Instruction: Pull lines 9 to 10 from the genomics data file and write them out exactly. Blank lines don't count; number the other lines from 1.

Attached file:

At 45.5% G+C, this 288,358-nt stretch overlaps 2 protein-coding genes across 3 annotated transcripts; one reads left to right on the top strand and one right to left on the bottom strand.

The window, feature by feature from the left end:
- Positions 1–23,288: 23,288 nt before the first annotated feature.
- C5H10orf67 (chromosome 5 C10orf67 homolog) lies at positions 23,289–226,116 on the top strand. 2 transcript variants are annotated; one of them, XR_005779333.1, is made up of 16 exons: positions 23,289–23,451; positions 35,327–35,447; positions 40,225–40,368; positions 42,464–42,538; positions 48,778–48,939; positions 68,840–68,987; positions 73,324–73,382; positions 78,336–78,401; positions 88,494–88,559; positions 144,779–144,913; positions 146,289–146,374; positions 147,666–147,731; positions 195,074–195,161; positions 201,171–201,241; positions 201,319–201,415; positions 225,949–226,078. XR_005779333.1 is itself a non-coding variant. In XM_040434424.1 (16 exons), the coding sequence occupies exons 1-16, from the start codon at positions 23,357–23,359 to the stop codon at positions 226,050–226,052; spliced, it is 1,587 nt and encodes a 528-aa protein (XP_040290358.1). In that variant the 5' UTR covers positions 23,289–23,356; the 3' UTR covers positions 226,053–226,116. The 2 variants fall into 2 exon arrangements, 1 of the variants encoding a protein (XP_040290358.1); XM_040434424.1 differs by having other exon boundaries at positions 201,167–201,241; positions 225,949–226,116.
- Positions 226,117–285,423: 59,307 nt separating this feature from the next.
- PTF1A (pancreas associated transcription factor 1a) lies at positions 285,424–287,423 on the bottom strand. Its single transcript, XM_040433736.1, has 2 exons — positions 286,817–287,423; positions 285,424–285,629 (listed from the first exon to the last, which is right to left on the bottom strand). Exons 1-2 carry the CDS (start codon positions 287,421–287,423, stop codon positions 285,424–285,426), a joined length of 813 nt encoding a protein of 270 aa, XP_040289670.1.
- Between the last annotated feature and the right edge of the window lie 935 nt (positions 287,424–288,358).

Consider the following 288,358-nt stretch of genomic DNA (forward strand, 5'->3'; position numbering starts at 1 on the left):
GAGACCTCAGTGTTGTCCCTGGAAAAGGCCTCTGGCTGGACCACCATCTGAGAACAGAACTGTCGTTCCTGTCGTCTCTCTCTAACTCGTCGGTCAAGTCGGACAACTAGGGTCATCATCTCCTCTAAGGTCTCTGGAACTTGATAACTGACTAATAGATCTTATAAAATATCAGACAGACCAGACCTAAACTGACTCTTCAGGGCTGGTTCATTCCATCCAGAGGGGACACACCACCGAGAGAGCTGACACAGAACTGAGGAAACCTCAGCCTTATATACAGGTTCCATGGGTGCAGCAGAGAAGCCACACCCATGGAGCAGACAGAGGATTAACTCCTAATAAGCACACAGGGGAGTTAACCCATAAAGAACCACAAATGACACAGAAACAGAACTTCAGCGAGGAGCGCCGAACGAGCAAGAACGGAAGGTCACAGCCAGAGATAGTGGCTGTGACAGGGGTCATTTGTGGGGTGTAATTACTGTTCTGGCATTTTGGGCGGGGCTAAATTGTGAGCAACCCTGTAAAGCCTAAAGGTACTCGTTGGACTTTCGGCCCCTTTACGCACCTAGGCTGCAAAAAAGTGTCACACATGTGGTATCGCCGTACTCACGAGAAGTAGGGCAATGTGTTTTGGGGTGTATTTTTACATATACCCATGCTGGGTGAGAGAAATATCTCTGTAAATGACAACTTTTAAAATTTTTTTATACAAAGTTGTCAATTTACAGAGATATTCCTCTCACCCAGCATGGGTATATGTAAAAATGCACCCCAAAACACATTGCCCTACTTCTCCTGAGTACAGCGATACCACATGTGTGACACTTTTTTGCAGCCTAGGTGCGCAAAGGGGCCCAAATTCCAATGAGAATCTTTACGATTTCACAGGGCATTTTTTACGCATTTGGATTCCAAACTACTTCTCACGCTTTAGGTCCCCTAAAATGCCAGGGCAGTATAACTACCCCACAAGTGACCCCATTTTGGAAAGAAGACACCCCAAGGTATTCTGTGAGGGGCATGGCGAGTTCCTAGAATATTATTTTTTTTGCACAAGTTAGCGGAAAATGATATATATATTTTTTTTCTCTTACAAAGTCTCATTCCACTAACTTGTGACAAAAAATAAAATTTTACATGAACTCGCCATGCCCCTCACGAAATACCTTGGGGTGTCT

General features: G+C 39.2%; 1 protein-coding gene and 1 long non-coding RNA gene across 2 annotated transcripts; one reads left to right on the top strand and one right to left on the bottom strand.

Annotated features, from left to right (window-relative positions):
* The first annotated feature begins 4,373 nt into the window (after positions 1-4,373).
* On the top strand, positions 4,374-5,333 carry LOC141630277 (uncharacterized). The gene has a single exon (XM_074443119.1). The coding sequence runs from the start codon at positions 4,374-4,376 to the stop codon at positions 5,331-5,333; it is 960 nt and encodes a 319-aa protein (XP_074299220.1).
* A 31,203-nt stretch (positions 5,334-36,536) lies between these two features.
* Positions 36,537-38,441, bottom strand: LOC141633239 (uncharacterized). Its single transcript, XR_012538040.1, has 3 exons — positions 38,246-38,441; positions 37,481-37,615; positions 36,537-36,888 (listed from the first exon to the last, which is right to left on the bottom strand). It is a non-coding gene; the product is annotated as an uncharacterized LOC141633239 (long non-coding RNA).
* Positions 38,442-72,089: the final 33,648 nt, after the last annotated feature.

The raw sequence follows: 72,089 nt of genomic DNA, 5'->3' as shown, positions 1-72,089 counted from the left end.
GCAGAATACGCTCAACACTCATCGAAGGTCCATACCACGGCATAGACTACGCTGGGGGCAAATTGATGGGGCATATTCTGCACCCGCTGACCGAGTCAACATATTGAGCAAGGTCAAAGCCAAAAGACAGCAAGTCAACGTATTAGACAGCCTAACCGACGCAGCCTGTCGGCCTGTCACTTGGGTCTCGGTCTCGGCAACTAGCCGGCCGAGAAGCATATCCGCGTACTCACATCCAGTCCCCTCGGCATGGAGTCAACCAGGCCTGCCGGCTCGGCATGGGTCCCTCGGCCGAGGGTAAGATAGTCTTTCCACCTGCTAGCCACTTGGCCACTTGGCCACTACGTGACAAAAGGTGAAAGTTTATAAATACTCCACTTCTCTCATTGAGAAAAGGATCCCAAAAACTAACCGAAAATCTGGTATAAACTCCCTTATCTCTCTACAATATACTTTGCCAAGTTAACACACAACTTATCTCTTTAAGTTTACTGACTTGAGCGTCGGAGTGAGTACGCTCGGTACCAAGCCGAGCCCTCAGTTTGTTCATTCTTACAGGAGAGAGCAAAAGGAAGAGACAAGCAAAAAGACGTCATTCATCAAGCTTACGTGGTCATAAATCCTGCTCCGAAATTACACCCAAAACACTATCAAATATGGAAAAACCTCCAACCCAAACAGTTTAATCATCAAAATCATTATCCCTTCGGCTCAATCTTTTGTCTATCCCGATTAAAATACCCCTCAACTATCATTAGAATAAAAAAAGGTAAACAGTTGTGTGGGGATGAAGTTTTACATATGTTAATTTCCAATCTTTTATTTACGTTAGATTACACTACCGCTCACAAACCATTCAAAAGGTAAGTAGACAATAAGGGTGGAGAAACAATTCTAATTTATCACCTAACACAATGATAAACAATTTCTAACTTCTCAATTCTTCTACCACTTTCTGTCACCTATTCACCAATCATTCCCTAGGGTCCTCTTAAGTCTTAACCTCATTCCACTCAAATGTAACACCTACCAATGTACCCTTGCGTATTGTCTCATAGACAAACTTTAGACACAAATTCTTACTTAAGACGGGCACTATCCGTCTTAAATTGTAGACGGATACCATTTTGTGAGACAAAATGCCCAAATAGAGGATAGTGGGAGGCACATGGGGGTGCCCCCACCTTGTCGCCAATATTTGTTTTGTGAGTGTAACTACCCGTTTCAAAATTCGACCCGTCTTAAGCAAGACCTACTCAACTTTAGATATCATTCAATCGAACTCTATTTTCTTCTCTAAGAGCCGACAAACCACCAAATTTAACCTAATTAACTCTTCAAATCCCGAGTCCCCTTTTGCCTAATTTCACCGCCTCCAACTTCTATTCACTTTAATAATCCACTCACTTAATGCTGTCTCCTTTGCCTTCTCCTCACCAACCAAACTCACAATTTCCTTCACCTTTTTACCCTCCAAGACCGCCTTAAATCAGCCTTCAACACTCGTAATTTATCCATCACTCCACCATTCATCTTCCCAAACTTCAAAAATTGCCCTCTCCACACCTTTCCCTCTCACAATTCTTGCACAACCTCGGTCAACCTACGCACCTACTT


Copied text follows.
GAGACCTCAGTGTTGTCCCTGGAAAAGGCCTCTGGCTGGACCACCATCTGAGAACAGAACTGTCGTTCCTGTCGTCTCTCTCTAACTCGTCGGTCAAGTCGGACAACTAGGGTCATCATCTCCTCTAAGGTCTCTGGAACTTGATAACTGACTAATAGATCTTATAAAATATCAGACAGACCAGACCTAAACTGACTCTTCAGGGCTGGTTCATTCCATCCAGAGGGGACACACCACCGAGAGAGCTGACACAGAACTGAGGAAACCTCAGCCTTATATACAGGTTCCATGGGTGCAGCAGAGAAGCCACACCCATGGAGCAGACAGAGGATTAACTCCTAATAAGCACACAGGGGAGTTAACCCATAAAGAACCACAAATGACACAGAAACAGAACTTCAGCGAGGAGCGCCGAACGAGCAAGAACGGAAGGTCACAGCCAGAGATAGTGGCTGTGACAGGGGTCATTTGTGGGGTGTAATTACTGTTCTGGCATTTTGGGCGGGGCTAAATTGTGAGCAACCCTGTAAAGCCTAAAGGTACTCGTTGGACTTTCGGCCCCTTTACGCACCTAGGCTGCAAAAAAGTGTCACACATGTGGTATCGCCGTACTCACGAGAAGTAGGGCAATGTGTTTTGGGGTGTATTTTTACATATACCCATGCTGGGTGAGAGAAATATCTCTGTAAATGACAACTTTTAAAATTTTTTTATACAAAGTTGTCAATTTACAGAGATATTCCTCTCACCCAGCATGGGTATATGTAAAAATGCACCCCAAAACACATTGCCCTACTTCTCCTGAGTACAGCGATACCACATGTGTGACACTTTTTTGCAGCCTAGGTGCGCAAAGGGGCCCAAATTCCAATGAGAATCTTTACGATTTCACAGGGCATTTTTTACGCATTTGGATTCCAAACTACTTCTCACGCTTTAGGTCCCCTAAAATGCCAGGGCAGTATAACTACCCCACAAGTGACCCCATTTTGGAAAGAAGACACCCCAAGGTATTCTGTGAGGGGCATGGCGAGTTCCTAGAATATTATTTTTTTTGCACAAGTTAGCGGAAAATGATATATATATTTTTTTTCTCTTACAAAGTCTCATTCCACTAACTTGTGACAAAAAATAAAATTTTACATGAACTCGCCATGCCCCTCACGAAATACCTTGGGGTGTCT

General features: G+C 39.2%; 1 protein-coding gene and 1 long non-coding RNA gene across 2 annotated transcripts; one reads left to right on the top strand and one right to left on the bottom strand.